The same team that presented the 2006 National Jewish Book Award Winner in Sephardic Culture and Finalist in Scholarship now gives us the second in a five-volume series of Jewish tales from around the world — seventy-one Ashkenazic stories chosen from immigrant narratives in the Israel Folklore Archives. What a gift it is! Over sixty percent of the folktales from mostly Poland, the Ukraine, Lithuania, Romania, Belarus, and Hungary will be new to readers, having never appeared in English or even in print before.
An introduction examines different theories on how Jews who told these tales arrived in Eastern Europe and fascinating commentary expands each story with literary, cultural, and historical insight, naming three narrative patterns for broken marriage engagements, for example, or detailing hierarchies in the demon world. Humorous tales and moral tales comprise the largest two sections, with Hasidic tales close behind. A Middle Ages legend about the poet Ibn Ezra shares space with more modern stories, like “Stalin Tests His ‘Friends.’” Fireflies miraculously appear in the Lodz Ghetto on the first night of Rosh Hashanah. Awoman who has never seen a mirror objects to “the other woman” in her hotel room. Here, too, are supernatural and historical tales and a distinctive section that focuses on Jews who have forgotten or who do not know that they are Jewish. Ben-Amos links Jewish tales to similar themes in other cultures and to variants in the IFA collection. As in Volume 1, he also lists their folktale types and folklore motifs. And, as in the first volume, the general index disappoints with random subjects and incomplete references. Still, there is no denying the scope, fluidity, and uniqueness of this collection. It brings us storytelling gems from a disappearing world and lovingly polishes them with discourse. 76- page bibliography, general index, motif index, tale type index. The title was reviewed in galleys without illustrations or world map.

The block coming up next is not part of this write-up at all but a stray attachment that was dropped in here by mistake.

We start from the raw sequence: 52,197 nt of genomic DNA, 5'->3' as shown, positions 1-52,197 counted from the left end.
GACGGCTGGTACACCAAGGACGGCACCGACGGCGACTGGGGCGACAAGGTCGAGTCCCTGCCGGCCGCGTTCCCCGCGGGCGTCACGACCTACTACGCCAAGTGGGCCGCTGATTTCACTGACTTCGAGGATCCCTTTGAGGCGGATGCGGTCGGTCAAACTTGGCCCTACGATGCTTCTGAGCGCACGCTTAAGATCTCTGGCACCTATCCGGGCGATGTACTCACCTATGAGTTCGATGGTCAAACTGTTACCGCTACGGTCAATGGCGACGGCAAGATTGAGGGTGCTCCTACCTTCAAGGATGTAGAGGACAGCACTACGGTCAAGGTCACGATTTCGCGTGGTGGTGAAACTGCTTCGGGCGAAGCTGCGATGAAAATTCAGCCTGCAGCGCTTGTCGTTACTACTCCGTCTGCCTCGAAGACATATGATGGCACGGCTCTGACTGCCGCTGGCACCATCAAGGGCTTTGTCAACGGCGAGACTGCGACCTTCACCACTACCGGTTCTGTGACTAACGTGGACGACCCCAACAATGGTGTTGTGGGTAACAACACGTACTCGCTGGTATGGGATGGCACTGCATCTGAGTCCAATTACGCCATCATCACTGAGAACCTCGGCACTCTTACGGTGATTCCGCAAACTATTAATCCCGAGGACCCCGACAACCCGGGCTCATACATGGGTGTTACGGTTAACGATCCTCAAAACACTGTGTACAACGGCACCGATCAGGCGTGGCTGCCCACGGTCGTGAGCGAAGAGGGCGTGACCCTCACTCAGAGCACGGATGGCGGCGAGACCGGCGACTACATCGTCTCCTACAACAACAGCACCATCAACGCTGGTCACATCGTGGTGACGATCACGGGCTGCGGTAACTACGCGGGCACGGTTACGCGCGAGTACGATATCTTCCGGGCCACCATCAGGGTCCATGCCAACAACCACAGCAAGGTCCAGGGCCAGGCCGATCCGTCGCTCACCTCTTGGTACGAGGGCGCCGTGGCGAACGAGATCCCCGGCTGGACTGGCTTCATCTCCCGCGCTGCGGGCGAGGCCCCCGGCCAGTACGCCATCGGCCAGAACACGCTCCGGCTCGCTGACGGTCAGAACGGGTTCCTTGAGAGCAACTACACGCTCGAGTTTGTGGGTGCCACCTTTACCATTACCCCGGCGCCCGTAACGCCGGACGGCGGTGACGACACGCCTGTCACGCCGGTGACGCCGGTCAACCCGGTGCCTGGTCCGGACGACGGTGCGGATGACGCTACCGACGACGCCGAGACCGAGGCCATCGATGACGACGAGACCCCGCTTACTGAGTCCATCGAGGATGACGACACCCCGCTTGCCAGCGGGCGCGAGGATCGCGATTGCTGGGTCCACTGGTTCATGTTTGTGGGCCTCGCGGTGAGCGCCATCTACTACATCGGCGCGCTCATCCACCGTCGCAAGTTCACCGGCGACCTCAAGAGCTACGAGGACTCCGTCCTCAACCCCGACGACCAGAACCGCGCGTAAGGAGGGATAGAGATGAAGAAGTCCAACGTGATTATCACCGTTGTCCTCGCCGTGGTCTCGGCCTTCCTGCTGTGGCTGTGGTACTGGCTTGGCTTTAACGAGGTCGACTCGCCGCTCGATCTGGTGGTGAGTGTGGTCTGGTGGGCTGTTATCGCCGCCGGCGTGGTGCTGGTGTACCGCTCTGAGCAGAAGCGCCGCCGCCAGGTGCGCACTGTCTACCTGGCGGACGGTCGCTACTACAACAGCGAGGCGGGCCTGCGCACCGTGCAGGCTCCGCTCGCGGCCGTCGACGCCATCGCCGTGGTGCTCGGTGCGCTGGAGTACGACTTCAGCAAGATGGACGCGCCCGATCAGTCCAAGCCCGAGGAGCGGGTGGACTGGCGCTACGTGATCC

Sharon Elswit, author of The Jewish Story Finder, now resides in San Francisco, where she has been helping students visiting 826 Valencia locations around the city to write stories and poems and getting adults up and retelling Jewish folktales to share with their own spin.